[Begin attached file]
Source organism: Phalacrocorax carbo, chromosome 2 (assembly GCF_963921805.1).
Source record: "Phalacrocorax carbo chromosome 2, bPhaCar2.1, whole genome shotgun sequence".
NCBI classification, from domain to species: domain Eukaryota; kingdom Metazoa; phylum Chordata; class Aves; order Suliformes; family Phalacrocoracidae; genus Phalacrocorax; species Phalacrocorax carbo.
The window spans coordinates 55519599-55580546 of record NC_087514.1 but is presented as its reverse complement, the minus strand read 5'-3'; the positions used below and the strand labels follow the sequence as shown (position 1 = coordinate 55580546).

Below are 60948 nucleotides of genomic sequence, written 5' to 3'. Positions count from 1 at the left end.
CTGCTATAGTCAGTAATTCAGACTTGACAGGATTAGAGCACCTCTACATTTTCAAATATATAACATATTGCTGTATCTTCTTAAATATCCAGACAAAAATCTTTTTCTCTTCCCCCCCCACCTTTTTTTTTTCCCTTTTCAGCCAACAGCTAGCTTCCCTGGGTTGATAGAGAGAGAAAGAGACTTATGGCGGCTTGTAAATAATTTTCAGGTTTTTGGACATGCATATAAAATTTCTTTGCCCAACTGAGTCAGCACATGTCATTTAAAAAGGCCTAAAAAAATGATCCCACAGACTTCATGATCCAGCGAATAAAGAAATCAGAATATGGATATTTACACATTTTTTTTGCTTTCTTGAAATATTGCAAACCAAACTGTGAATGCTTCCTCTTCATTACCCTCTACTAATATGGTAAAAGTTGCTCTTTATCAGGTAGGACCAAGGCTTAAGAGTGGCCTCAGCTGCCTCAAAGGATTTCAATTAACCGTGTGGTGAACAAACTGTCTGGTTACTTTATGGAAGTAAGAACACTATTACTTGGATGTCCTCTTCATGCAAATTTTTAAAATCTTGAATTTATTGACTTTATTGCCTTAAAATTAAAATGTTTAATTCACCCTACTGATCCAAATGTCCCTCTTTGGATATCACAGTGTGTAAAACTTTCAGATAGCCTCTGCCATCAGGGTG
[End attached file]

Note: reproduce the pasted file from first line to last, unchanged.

Source organism: Phalacrocorax carbo, chromosome 2 (assembly GCF_963921805.1).
Source record: "Phalacrocorax carbo chromosome 2, bPhaCar2.1, whole genome shotgun sequence".
NCBI classification, from domain to species: domain Eukaryota; kingdom Metazoa; phylum Chordata; class Aves; order Suliformes; family Phalacrocoracidae; genus Phalacrocorax; species Phalacrocorax carbo.
The window spans coordinates 55519599-55580546 of record NC_087514.1 but is presented as its reverse complement, the minus strand read 5'-3'; the positions used below and the strand labels follow the sequence as shown (position 1 = coordinate 55580546).

Below are 60948 nucleotides of genomic sequence, written 5' to 3'. Positions count from 1 at the left end.
CTGCTATAGTCAGTAATTCAGACTTGACAGGATTAGAGCACCTCTACATTTTCAAATATATAACATATTGCTGTATCTTCTTAAATATCCAGACAAAAATCTTTTTCTCTTCCCCCCCCACCTTTTTTTTTTCCCTTTTCAGCCAACAGCTAGCTTCCCTGGGTTGATAGAGAGAGAAAGAGACTTATGGCGGCTTGTAAATAATTTTCAGGTTTTTGGACATGCATATAAAATTTCTTTGCCCAACTGAGTCAGCACATGTCATTTAAAAAGGCCTAAAAAAATGATCCCACAGACTTCATGATCCAGCGAATAAAGAAATCAGAATATGGATATTTACACATTTTTTTTGCTTTCTTGAAATATTGCAAACCAAACTGTGAATGCTTCCTCTTCATTACCCTCTACTAATATGGTAAAAGTTGCTCTTTATCAGGTAGGACCAAGGCTTAAGAGTGGCCTCAGCTGCCTCAAAGGATTTCAATTAACCGTGTGGTGAACAAACTGTCTGGTTACTTTATGGAAGTAAGAACACTATTACTTGGATGTCCTCTTCATGCAAATTTTTAAAATCTTGAATTTATTGACTTTATTGCCTTAAAATTAAAATGTTTAATTCACCCTACTGATCCAAATGTCCCTCTTTGGATATCACAGTGTGTAAAACTTTCAGATAGCCTCTGCCATCAGGGTG